Sunday, May 3, 2009

Baby Names - Considering Your Last Name



Baby Names - Considering Your Last Name


It's overwhelming enough to decide on a perfect first name for your baby, but if you're not considering its effects on your baby's last name you may be setting him up for future disaster. It's easy to overlook how the combination of your baby's first name and last name will work together. Let's look at a few pointers in this area.

Perhaps the most obvious place to start is using a duplicate name for your baby's first and last names. William Williams or John Johnson for example. These names may cause some flack for your child going through school or they may provide a way to really set them apart. Mitch Mitchell, for example, was a famous drummer with Jimi Hendrix.

 Common words as last names can present problems. My last name is Byrd and I have to think twice about names so my baby doesn't end up with a silly name. Be especially aware if your last name is slang for something vulgar. You can be sure your child will never live down a name like Richard Johnson once they hit high school.

Next, make sure the first name you pick doesn't end with the same sound that your last name begins with. For example, when saying Mark Kogan aloud, it sounds like Mark Ogan or Mar Kogan. And John Nolan becomes Jaw Nolan or John Olan. Just a small point to check for once you're pretty certain on a name.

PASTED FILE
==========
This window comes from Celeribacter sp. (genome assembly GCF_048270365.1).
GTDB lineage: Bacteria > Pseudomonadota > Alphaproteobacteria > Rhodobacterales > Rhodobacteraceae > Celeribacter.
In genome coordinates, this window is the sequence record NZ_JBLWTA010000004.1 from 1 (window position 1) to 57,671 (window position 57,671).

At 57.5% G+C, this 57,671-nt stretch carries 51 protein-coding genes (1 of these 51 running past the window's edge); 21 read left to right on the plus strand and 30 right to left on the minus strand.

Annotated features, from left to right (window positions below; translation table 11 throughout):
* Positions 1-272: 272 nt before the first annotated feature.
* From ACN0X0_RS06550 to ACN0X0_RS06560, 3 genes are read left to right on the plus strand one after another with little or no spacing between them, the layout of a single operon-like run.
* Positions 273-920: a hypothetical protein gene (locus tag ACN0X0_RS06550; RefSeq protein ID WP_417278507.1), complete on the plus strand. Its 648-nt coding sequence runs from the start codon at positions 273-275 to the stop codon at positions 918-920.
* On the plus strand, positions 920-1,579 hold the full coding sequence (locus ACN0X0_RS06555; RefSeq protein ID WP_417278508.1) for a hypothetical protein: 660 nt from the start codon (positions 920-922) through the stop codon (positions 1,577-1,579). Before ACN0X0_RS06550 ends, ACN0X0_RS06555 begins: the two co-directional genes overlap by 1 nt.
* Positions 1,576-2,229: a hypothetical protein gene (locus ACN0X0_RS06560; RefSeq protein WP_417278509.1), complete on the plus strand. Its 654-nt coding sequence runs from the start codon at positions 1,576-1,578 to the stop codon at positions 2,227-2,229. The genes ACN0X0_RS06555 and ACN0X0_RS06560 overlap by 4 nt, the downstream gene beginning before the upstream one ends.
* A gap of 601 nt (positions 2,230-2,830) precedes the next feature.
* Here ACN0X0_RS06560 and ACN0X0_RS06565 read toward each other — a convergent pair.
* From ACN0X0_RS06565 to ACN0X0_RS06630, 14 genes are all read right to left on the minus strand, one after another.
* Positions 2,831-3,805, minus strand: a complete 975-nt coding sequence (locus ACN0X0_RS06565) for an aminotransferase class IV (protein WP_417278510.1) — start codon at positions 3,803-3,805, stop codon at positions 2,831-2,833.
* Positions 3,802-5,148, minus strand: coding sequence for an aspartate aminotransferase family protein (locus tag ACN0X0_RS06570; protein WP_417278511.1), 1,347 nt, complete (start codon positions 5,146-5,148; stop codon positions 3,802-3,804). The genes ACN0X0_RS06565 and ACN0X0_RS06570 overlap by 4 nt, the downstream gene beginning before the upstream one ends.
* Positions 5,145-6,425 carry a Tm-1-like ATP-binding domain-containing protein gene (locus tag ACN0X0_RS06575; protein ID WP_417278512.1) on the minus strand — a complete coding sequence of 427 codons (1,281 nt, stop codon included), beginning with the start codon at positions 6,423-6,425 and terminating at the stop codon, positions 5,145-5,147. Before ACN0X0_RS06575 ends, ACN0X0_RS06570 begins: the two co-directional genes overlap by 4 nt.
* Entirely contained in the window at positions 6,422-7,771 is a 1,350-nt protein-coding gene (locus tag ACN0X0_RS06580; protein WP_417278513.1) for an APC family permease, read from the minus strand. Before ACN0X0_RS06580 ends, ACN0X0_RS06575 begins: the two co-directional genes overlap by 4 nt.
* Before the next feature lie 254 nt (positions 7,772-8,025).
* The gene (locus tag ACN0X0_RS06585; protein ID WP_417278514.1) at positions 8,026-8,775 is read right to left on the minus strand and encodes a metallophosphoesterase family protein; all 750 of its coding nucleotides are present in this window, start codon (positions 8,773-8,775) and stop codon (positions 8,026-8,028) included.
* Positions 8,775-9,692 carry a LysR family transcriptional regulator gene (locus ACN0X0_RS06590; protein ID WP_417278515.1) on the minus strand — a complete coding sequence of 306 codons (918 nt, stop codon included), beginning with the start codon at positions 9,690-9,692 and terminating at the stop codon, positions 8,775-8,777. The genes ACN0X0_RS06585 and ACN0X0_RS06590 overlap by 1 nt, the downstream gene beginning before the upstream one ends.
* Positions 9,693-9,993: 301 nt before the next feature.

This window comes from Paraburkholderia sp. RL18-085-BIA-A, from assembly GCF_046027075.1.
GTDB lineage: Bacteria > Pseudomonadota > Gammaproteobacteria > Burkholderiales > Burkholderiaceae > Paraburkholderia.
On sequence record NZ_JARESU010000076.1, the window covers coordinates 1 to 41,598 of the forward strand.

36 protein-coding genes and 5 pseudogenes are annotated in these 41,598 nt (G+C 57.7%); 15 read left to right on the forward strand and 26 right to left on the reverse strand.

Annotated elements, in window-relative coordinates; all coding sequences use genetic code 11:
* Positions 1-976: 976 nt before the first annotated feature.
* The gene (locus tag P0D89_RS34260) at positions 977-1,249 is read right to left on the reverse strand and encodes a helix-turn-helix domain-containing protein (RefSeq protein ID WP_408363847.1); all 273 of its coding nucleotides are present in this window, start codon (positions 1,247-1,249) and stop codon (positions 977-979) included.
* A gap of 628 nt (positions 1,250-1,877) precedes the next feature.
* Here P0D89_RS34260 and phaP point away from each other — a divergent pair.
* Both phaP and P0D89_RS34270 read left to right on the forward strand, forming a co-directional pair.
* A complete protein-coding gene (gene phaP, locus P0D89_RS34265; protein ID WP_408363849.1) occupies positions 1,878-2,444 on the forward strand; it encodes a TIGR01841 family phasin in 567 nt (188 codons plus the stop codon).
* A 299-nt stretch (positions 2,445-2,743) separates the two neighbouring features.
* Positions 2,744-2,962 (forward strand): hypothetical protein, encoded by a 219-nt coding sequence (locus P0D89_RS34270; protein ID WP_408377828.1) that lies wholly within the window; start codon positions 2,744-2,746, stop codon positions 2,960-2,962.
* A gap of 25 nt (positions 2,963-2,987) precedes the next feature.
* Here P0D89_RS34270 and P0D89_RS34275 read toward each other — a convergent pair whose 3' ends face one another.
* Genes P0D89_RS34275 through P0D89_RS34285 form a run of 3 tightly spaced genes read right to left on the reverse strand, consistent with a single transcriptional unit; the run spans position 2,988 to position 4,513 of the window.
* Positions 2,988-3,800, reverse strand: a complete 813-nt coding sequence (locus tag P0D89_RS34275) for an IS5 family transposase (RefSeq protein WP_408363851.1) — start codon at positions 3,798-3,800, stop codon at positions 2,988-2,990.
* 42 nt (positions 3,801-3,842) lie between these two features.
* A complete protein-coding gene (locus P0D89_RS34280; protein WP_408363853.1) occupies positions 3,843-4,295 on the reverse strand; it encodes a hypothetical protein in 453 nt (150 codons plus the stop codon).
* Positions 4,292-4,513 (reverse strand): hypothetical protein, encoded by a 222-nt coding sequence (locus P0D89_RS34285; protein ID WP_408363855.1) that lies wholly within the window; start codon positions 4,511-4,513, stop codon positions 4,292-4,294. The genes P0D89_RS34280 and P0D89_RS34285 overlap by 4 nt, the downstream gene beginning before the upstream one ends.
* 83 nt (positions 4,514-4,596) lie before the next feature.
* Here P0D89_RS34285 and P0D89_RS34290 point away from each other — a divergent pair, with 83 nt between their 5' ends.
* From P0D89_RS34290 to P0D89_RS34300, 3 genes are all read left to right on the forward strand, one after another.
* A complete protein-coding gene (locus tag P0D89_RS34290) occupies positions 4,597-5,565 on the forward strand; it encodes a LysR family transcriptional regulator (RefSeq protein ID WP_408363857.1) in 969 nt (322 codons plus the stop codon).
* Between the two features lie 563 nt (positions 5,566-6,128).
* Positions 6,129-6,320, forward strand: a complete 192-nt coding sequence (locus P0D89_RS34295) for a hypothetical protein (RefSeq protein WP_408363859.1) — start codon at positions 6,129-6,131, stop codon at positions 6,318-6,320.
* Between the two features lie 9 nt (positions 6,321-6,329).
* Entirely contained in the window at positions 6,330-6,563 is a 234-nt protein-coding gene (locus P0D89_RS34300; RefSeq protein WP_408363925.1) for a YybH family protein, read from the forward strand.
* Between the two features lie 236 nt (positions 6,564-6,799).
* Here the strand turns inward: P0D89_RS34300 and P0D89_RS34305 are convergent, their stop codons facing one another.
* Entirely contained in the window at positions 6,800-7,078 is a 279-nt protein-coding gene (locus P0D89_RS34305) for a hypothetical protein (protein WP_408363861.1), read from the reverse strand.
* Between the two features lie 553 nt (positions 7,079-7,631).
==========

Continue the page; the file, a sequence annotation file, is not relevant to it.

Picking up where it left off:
Also make sure that shortened first names don't clash with your baby's last name. Edward Jed will most likely shorten to Ed Jed which has a silly sound to it. The classic prank phone call name Ben Dover is the result of a shortened first name as well.

Any name you choose can be made fun of somehow, but these are just some ways to make sure you avoid the most obvious mistakes. Above all, be sure to say your baby's whole name outloud so that you can evaluate its entire sound. Good luck finding that perfect name for your baby!


By: Ian Byrd
Article Directory: http://www.articledashboard.com

Understanding Your Auto Warranty

Understanding Your Auto Warranty

The auto warranty is something everyone thinks about when they are purchasing a car, but few of these people realize that they need to think about it after that as well. You go into a dealership, which convinces you to purchase an auto that is perfect for you. What seals the deal, in many cases, is the fact that the auto has an auto warranty on it. You think that they could not or would not offer a warranty on a product that wasn’t up to standards. So, you purchase your car and get your auto warranty.